Ambelin Kwaymullina is and Australian Aboriginal author which suggests that her information and views are credible. She has written and illustrated a number of award winning picture books as well as writing a dystopian series – ‘the Tribe’ – for Young Adults. Being that she is a recognised and current author I find that this resource would greatly benefit the unit of work.

Resource 5

Treasure Explorer. [interactive website]. (n.d.). Retrieved from http://treasure-explorer.nla.gov.au/treasure/first-australians#canoe-tree

Using Google as a selection aid, I discovered these fantastic interactive resources on the National Library of Australia website. Teachers can involve children in accessing the digitally enhanced maps and pictures, developing crucial digital literacy skills. There are other useful links, including ‘Finding the Land Down Under’, which leads learners to explore Cook’s Endeavour journal, and ‘Early Settlement’ containing more images of historical items such as the last preserved convict uniform and journals which document specific events that occurred as well as illustrations of what the first settlers saw.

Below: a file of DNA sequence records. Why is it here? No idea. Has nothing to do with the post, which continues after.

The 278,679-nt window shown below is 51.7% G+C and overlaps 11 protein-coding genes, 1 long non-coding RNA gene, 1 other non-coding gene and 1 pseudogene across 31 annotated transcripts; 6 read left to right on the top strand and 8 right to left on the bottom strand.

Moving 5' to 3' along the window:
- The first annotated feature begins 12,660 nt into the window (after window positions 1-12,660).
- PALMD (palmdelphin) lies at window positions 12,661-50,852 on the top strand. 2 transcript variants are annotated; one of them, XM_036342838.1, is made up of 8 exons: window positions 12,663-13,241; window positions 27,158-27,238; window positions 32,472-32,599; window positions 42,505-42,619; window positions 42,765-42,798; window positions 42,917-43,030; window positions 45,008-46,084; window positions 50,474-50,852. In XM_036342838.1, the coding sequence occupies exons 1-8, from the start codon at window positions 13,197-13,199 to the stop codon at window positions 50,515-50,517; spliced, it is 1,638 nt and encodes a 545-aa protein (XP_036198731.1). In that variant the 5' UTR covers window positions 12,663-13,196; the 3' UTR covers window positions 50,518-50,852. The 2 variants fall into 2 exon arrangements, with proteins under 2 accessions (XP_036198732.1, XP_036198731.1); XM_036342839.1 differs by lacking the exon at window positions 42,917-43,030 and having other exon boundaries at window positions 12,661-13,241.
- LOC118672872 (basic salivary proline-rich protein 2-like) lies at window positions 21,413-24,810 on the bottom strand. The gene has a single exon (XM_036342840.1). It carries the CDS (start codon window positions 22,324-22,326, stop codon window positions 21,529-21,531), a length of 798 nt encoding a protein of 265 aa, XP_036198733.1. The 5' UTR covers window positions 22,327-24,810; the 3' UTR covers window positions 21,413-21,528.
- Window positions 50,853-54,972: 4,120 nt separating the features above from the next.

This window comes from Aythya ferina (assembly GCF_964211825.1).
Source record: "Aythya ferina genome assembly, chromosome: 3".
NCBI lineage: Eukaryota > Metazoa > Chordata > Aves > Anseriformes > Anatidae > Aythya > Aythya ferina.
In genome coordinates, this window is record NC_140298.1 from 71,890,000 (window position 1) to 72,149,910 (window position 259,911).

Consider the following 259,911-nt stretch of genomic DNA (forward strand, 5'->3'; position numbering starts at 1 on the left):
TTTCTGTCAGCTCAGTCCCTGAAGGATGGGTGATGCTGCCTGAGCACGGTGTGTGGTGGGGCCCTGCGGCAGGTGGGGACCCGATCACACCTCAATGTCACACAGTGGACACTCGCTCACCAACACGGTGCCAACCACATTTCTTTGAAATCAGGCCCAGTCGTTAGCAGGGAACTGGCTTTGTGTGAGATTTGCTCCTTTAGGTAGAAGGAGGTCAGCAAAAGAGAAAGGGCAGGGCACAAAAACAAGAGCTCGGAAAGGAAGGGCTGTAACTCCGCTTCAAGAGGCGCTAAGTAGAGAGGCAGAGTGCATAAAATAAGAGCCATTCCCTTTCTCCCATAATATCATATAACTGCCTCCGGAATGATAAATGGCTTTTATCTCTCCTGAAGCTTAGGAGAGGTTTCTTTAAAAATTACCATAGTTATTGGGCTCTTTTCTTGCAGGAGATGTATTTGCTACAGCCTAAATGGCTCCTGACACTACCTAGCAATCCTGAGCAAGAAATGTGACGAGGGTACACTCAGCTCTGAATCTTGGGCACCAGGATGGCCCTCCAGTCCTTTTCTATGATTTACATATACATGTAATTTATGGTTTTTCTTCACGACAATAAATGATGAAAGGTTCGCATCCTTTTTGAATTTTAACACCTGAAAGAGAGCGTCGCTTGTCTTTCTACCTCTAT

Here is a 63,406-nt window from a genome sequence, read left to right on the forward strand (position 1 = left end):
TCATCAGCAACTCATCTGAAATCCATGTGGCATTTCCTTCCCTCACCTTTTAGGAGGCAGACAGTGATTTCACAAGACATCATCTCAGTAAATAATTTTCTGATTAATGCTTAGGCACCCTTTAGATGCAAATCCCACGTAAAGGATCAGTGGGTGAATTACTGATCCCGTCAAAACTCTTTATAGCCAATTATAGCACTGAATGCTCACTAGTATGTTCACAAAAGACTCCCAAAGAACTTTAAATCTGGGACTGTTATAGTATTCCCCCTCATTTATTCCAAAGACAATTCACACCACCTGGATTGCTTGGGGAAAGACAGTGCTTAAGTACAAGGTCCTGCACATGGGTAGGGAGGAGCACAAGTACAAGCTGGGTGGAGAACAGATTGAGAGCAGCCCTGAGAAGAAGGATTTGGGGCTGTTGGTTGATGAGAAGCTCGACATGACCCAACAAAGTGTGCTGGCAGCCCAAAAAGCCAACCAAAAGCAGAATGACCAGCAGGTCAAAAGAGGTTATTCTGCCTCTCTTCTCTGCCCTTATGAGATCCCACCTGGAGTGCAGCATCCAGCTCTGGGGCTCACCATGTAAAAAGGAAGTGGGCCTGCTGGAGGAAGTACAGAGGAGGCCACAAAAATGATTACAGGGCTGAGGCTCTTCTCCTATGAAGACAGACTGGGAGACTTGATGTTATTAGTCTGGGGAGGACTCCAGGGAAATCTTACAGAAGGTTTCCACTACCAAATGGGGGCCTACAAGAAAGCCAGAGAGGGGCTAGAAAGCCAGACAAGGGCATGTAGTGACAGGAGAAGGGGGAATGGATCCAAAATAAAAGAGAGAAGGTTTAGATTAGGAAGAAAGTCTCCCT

The search function works well and it is fairly straightforward to navigate. The site engages students through visual stimulus, colour and fonts that evoke interest. It is full of wonderful digital artifacts and gives children the chance to ‘visit a museum’ from the classroom.

Resource 6

Murdie, R., & Nixon, C. (2014). Meet Captain Cook. Australia: Random House Australia.